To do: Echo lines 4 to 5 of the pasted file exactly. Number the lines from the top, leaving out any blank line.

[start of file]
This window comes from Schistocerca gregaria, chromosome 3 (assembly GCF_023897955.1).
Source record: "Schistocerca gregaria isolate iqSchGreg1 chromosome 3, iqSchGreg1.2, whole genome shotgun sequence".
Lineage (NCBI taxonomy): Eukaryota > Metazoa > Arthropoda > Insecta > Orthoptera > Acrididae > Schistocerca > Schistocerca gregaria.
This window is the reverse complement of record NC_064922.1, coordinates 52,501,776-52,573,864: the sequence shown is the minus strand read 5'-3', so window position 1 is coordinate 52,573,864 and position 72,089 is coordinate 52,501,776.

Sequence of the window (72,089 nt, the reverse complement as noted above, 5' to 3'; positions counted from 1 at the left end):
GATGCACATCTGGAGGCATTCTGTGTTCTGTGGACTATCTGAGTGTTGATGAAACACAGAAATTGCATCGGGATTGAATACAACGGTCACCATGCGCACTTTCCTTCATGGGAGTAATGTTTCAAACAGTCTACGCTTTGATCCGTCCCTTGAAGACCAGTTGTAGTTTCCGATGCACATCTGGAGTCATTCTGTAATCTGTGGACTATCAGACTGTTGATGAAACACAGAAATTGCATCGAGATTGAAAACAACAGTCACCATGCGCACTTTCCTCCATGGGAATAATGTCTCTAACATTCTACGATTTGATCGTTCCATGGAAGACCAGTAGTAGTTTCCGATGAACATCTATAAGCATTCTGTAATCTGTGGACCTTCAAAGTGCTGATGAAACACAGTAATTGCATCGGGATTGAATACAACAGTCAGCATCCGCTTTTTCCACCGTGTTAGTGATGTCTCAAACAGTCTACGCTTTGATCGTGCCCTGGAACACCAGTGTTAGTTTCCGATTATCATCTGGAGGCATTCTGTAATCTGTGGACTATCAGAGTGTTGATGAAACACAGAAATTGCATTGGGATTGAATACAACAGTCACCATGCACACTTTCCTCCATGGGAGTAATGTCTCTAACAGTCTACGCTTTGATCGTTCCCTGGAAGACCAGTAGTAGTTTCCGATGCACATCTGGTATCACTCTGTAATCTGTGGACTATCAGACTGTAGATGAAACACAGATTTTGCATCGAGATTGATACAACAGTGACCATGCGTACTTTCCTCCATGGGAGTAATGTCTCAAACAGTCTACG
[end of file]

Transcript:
This window is the reverse complement of record NC_064922.1, coordinates 52,501,776-52,573,864: the sequence shown is the minus strand read 5'-3', so window position 1 is coordinate 52,573,864 and position 72,089 is coordinate 52,501,776.

Sequence of the window (72,089 nt, the reverse complement as noted above, 5' to 3'; positions counted from 1 at the left end):